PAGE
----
Enjoying my surprise, Joe leads the way up a narrow wooden staircase past more shelves bowing under the weight of tools and into a room dominated by a large wooden table sticky with ingrained oil and, bizarrely, a 1960s kitchen range.
“I love old stuff,” Mason says, beaming. “Someone was chucking out this wonderful old kitchen so I saved it and gave it a home.”
He offers me a beer but it’s only 9.30am, so we talk about the Tempest side of his business. Called the Tempest 850, the two-seater roadster was commissioned by Reliant in 1987 and designed by John Box, designer of the TVR 350i, and Ian Foster, creator of the Teal Bugatti lookalike. It shared many parts with the Reliant Kitten and Fox and had a tubular steel chassis on which was mounted a GRP body. Power was provided by Reliant’s trusty, all-alloy, 850cc four-cylinder engine producing 40bhp.
However, soon after the first car was built, Reliant decided to concentrate on its new SS1 sports car, leaving Box free to develop and build the Tempest. Cars were delivered 85% complete with the balance of parts included for the new owner to fit. Over the years ownership of the Tempest rights changed hands until, in 2011, Joe acquired them.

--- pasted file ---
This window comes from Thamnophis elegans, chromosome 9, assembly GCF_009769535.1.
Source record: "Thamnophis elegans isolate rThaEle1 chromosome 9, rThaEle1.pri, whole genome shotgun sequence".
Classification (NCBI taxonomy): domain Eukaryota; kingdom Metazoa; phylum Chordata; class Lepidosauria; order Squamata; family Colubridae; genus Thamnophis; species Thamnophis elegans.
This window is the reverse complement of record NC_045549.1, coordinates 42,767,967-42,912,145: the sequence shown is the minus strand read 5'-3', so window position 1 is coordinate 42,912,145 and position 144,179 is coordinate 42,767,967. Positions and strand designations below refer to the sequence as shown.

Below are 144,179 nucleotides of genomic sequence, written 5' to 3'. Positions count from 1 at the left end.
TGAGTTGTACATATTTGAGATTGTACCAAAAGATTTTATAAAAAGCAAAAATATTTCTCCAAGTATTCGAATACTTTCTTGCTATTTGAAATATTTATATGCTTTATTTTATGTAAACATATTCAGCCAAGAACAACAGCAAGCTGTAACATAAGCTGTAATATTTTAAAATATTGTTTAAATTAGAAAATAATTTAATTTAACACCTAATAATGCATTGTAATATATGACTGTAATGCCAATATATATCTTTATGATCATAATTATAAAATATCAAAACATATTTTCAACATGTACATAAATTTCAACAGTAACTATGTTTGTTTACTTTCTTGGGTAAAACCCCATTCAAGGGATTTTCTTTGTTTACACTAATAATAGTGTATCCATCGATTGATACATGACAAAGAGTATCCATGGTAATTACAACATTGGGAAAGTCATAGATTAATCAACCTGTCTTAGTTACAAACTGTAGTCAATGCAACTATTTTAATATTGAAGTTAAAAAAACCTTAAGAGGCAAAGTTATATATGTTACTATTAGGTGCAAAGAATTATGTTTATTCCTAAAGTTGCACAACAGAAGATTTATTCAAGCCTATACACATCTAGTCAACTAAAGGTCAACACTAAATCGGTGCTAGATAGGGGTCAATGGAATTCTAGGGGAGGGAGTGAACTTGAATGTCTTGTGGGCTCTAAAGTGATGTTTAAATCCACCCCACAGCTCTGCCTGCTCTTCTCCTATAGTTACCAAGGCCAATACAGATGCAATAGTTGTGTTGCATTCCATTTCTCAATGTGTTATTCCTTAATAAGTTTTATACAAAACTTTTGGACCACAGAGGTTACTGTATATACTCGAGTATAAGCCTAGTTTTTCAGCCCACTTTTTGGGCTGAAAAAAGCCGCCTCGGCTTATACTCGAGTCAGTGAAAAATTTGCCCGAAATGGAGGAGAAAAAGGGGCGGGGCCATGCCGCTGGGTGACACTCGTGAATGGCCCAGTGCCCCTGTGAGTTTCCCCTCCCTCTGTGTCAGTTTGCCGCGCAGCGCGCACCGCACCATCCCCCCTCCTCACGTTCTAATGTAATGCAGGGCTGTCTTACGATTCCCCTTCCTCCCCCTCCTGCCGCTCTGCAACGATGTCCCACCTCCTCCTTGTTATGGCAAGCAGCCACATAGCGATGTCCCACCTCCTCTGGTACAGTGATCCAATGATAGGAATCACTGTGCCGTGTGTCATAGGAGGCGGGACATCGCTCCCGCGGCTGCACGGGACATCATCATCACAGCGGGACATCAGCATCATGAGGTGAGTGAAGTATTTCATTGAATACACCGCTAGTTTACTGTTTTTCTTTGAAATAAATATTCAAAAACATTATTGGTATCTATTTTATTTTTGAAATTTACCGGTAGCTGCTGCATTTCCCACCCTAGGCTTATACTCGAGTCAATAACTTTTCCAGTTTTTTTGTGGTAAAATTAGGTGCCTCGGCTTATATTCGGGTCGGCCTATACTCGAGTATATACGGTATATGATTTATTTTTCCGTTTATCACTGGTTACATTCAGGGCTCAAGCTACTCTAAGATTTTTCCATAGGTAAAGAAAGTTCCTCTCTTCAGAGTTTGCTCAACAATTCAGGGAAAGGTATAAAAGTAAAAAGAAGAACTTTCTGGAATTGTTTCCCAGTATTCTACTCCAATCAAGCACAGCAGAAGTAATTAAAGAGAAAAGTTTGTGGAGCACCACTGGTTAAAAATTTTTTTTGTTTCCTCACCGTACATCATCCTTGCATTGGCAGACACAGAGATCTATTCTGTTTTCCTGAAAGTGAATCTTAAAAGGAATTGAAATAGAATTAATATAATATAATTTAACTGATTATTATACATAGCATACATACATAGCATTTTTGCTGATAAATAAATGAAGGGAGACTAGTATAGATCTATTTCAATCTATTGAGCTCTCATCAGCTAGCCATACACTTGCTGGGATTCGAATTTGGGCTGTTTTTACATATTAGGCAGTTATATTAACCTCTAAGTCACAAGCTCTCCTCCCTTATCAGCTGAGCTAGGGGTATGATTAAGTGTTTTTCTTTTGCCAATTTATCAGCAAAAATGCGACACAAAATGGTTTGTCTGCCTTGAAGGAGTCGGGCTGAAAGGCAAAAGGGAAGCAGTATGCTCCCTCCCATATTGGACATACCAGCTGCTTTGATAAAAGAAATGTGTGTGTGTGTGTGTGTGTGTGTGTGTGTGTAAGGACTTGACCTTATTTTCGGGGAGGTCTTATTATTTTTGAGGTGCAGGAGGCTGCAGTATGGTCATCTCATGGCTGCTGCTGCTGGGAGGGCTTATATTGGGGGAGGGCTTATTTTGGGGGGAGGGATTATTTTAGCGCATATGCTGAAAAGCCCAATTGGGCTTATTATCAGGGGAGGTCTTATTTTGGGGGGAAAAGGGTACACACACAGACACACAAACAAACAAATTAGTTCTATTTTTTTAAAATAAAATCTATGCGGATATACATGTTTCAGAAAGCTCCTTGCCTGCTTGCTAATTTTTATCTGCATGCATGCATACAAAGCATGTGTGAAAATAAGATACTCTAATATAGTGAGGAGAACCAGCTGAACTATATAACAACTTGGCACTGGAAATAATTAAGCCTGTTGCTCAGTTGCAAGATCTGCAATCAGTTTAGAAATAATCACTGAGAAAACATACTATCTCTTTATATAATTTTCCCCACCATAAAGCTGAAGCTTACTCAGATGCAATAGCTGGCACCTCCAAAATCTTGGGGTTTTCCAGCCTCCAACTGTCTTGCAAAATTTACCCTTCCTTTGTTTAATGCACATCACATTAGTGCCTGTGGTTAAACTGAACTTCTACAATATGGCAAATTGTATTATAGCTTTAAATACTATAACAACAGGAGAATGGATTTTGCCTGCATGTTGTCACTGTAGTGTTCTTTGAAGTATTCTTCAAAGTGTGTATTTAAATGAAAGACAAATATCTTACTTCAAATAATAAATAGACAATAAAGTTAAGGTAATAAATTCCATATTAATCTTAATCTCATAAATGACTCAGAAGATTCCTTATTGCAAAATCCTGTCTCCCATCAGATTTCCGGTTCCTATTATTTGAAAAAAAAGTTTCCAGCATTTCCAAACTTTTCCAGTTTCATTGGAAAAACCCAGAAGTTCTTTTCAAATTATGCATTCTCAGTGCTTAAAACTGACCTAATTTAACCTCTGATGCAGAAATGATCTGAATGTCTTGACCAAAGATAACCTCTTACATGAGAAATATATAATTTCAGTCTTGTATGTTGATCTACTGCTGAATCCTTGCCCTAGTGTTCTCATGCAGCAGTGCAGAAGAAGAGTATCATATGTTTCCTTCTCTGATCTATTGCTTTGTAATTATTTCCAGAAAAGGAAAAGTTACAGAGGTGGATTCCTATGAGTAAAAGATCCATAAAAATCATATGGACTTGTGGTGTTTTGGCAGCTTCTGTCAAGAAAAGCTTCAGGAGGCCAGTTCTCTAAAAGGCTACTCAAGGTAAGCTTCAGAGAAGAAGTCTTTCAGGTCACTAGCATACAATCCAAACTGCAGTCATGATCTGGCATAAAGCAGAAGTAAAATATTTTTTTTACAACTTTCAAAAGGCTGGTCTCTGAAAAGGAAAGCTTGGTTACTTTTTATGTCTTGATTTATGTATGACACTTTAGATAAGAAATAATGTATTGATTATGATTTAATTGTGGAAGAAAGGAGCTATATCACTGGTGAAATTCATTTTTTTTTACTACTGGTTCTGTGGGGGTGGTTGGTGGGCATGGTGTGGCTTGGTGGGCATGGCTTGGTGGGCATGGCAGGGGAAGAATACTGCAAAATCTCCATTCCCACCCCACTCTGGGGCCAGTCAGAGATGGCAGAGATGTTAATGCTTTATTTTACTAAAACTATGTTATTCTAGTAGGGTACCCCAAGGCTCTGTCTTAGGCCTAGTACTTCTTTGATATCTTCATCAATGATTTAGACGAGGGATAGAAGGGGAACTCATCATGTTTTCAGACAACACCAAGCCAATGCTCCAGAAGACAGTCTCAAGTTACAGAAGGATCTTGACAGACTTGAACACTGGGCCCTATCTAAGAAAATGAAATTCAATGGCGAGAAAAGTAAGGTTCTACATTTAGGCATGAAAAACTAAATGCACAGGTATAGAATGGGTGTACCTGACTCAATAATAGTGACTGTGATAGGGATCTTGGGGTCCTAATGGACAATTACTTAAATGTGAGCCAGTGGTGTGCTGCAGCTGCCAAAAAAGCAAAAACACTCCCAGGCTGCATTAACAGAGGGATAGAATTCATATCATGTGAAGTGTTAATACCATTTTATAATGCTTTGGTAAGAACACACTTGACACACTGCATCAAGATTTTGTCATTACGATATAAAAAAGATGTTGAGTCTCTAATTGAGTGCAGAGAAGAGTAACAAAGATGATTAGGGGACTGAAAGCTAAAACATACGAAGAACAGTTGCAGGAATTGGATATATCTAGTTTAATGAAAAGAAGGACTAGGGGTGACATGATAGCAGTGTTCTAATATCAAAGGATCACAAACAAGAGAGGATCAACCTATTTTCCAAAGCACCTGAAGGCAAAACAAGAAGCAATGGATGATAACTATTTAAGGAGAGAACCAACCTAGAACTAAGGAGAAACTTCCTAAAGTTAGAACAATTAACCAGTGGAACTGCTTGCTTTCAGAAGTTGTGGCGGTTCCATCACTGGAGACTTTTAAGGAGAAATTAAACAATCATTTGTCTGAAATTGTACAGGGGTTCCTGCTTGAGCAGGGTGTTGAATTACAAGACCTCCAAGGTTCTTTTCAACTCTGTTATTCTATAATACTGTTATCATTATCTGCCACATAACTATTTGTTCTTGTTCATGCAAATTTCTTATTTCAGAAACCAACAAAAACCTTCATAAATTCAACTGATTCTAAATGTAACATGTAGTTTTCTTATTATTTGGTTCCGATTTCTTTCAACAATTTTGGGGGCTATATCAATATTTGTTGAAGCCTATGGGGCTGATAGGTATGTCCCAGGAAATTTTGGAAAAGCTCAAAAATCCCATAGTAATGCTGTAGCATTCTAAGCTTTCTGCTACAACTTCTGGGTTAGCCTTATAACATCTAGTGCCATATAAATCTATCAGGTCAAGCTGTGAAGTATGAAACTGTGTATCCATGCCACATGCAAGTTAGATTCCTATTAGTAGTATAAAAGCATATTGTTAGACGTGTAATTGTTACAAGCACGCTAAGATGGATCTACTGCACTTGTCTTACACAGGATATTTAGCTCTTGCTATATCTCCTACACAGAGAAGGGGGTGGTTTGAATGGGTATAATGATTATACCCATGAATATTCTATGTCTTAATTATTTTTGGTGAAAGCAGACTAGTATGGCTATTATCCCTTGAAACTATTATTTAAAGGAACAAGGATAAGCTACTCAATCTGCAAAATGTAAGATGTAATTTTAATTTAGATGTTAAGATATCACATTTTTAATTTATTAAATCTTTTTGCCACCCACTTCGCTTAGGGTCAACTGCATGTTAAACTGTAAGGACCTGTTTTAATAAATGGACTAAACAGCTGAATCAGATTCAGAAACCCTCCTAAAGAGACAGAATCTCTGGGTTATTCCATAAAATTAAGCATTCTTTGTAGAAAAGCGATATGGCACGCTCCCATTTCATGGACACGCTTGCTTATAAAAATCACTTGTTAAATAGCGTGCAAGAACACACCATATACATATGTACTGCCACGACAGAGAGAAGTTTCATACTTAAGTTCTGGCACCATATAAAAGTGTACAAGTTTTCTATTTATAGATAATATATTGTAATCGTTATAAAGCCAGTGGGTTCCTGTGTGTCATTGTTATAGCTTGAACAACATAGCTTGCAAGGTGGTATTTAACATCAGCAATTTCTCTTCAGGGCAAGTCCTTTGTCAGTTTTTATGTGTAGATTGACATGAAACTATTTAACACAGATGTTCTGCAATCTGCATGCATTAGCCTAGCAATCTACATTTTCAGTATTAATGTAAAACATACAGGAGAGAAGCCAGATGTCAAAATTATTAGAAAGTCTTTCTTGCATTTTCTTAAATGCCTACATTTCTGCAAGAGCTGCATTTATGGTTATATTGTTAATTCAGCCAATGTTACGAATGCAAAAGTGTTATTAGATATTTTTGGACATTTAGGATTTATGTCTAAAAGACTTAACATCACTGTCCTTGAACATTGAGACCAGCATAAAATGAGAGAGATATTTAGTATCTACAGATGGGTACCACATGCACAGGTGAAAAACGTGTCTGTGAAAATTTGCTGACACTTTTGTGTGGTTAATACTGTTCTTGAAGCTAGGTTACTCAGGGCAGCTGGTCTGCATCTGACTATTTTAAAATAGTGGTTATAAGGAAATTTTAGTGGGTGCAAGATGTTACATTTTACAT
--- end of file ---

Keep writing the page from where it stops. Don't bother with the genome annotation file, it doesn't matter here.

“I believe around 50 Tempests and the little van, the Vantique, that was spun from it, were made,” he says.
Joe has since modified the design to give more leg room and added front disc brakes and electronic ignition. If you can find one, original Tempests start at around £6500, but Joe can put you into a refurbished one from £8500. Or if you have a Reliant Fox or Kitten (a Fox is better for its lower gearing and galvanised chassis), he can sell you a kit from around £1500.
Excited by the possibility of owning such a cheap and unusual roadster, I take a Tempest for a quick spin. The 40bhp engine has little difficulty launching the 550kg roadster up the hill. The gearchange is a little vague but, if you don’t rush it, finds the ratios reliably enough. The rack and pinion steering is light and precise, and the car’s turning circle incredibly tight. It’s a hoot in the best Toad of Toad Hall fashion, which is what it’s all about.
Pembleton Motor Company
Twenty miles from Tempest of England, in the picturesque Worcestershire village of Bayton, is Pembleton Motor Company. Like all the best men-in-shed businesses, it’s almost impossible to find without spoken directions.
It’s the home of the Pembleton, a cycle car designed by former national hill climb champion Phil Gregory, who was inspired by pre-war cycle cars and vintage motorcycles. Whisper it, but to the uneducated it looks like a Morgan 3 Wheeler, right down to its front-mounted V-twin engine.